Is My God Better Than Your God?

Well, my little post ‘My God doesn’t kill kids’ has attracted a little attention, both here and at the Edmonton Ecumenical Peace Network site. I’m grateful for the positive comments, and have carefully considered the criticisms (expressed mainly on Facebook). There are two main ones.

First, some have questioned my wisdom in titling the post ‘My God doesn’t kill kids’; it smacks of superiority, the idea that ‘My God is better than your God’. To quote one commenter:

As revolted as I am by the massacres in Peshawar, I don’t think we move forward with headlines that say, “My god is better than your god.”

And another says,

We need to steer clear of anything that even vaguely hints at Christianity putting itself above other world religions. Also, our Conservative government has sent F-18s to drop bombs in Afghanistan. How can we be sure that no children have been killed there as a result?

My response is to say that I am of course a monotheist, so I can’t literally believe that ‘My God is better than your God’; I believe there is only one God. You don’t have a different God than I do; we actually pray to the same God, we just believe different things about him. So when we say (as I did not, actually, but let’s assume I did), ‘My God is better than your God’, what I’m actually saying is ‘I think my ideas about God are more accurate than your ideas’.

Now this may sound arrogant and outrageous, but is it actually? Let me be crude for a moment. Surely we would all agree that it is better to believe that God wants us to live lives of love and compassion, rather than that God wants us to fly aircraft into tall buildings and murder thousands of men, women, and children, or bomb abortion clinics, or drop atomic weapons and wipe out hundreds of thousand of people? Can we really say that it doesn’t matter which of these two pictures of God is the right one? Is it really a level playing field, with those who say ‘God is love’ on the same level as those who murder in his name?

And yes, of course Christians have done this too; I freely admit that. I would submit, though, that when we Christians do this, we are being unfaithful to the vision of Jesus, who taught us to love our enemies and pray for those who hate us. I have no idea how that is connected with the idea of the Conservative government of Canada sending F-18s to drop bombs in Afghanistan; as far as I know, the government of Canada does not claim to be a Christian government or to be acting in the name of Jesus (the idea that there is or ever could be such a thing as a ‘Christian country’ is very problematic to me; the New Testament everywhere assumes that Christians will be a persecuted minority!). But crusades? Conquistadores? Abortion clinic bombers? Yes, of course; we have much to repent of.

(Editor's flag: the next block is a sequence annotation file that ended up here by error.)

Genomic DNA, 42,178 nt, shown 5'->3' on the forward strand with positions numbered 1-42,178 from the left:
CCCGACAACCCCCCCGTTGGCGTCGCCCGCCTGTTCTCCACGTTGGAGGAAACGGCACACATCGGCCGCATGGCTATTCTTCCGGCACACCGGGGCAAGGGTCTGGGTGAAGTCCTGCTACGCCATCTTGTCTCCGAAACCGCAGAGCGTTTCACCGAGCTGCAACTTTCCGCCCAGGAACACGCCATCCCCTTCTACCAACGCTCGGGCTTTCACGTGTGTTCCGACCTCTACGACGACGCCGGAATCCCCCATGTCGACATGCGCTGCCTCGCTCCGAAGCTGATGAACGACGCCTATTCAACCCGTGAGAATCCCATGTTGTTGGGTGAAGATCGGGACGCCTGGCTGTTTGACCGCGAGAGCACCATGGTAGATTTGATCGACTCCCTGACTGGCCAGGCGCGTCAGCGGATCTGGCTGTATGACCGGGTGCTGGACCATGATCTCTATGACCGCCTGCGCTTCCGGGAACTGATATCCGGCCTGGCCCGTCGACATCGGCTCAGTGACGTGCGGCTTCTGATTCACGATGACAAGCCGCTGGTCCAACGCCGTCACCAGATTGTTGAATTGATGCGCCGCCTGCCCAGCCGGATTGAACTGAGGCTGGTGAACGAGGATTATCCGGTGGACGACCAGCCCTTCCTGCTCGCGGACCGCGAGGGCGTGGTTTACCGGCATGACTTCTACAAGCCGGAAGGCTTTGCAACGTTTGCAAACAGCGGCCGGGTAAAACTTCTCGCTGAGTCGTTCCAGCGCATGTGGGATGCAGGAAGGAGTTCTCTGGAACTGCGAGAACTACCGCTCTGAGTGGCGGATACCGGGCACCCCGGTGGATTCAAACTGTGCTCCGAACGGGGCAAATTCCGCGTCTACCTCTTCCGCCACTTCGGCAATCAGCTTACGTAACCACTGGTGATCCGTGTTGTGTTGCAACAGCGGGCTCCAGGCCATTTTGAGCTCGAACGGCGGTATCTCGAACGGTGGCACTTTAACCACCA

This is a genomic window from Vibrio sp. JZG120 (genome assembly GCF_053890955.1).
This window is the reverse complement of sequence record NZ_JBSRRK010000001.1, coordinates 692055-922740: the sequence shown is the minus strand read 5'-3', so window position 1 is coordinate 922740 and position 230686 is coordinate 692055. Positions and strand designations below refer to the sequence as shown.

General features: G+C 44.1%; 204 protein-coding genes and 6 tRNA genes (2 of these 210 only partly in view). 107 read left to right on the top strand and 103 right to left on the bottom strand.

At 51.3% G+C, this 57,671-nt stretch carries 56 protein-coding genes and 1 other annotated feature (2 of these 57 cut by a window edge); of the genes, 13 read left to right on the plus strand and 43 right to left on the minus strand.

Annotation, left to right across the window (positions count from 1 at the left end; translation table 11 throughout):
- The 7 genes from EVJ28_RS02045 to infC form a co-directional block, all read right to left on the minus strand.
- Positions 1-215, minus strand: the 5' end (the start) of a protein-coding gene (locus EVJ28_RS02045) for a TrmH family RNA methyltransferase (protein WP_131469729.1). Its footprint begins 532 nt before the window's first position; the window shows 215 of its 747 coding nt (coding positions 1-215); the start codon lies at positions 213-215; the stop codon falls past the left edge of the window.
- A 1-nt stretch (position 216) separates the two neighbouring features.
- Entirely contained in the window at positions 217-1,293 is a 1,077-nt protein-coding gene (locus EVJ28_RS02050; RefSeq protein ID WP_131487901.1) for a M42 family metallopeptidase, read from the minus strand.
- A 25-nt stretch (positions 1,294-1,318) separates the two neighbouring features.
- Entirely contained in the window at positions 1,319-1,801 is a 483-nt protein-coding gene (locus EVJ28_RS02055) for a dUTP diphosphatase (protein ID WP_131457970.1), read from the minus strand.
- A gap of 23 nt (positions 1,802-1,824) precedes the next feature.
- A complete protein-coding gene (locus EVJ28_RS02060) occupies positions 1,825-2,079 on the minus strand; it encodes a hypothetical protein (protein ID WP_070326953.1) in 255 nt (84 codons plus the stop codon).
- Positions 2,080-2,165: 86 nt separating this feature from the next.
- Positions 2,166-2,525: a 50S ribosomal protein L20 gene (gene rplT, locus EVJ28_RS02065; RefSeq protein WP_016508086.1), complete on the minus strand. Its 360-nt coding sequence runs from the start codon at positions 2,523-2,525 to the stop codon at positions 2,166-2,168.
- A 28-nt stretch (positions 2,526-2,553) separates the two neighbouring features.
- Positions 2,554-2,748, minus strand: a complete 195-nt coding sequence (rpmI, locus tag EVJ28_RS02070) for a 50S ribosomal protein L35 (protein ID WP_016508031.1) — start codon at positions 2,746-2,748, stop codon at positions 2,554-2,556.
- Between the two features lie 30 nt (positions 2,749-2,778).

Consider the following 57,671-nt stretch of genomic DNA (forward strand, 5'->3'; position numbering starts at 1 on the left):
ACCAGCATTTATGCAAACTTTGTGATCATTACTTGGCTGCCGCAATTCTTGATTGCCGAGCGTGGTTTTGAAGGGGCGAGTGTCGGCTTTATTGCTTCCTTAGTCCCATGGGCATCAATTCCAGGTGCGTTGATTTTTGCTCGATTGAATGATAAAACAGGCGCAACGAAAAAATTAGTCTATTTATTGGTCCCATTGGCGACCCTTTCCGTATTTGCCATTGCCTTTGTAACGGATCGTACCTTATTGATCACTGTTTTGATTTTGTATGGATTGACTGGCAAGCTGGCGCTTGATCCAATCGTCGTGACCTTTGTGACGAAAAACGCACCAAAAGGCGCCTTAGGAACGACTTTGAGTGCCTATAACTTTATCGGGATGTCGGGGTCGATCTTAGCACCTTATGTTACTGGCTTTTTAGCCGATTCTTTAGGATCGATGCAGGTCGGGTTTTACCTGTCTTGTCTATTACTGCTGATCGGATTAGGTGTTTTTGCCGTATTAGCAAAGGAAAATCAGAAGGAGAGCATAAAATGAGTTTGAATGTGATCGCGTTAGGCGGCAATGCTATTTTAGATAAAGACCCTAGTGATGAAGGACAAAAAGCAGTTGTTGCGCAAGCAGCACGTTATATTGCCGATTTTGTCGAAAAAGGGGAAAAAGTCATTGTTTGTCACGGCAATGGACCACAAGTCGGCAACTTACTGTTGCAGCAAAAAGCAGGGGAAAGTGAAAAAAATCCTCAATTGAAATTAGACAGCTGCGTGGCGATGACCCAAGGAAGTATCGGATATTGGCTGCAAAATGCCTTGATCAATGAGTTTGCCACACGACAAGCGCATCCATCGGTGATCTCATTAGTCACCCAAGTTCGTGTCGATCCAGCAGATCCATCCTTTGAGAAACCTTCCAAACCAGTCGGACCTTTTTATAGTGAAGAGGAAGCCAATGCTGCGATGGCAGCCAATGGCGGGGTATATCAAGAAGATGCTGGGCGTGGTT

However, if it’s reprehensible to think that it’s better to follow the way of Jesus (compassion, caring for the poor, loving your enemies, living simply, seeking the kingdom of God) than the way of someone who says God is pleased with the murders of children, then I’m guilty as charged. I do believe it’s better.

The second criticism is related to the first; it’s the idea that Christianity is ‘putting itself above other world religions’. My response would be to say that that pluralism is not the same as relativism. Pluralism means that we live in a society where everyone has the right to believe and practice their own religion, and I am not going to attempt to use force to compel you to go along with my beliefs. Pluralism is a friend to Christianity; it gives me the right as a Christian to follow the way of Jesus, unlike in some other places in the world, where I would be taking my life in my hands to do so.

But it is possible for me to believe you to be completely mistaken about something – to believe that my ideas about God are more accurate than yours, for instance – and not to resort to force to try to impose my ideas on you. This is what the early Christians did. For the first three centuries Christianity got no help from the empire; the Christians had no political or military power, but were a defenceless band of missionaries taking their message all over the Mediterranean world. Yes, they believed that Jesus was the incarnate Son of God and therefore had the most accurate picture of what God is like. They did not believe that he was just another human prophet; they believed that in him, God had come to live among us in a unique way. And they were glad to argue and debate this in any forum available to them, but not on the battlefield.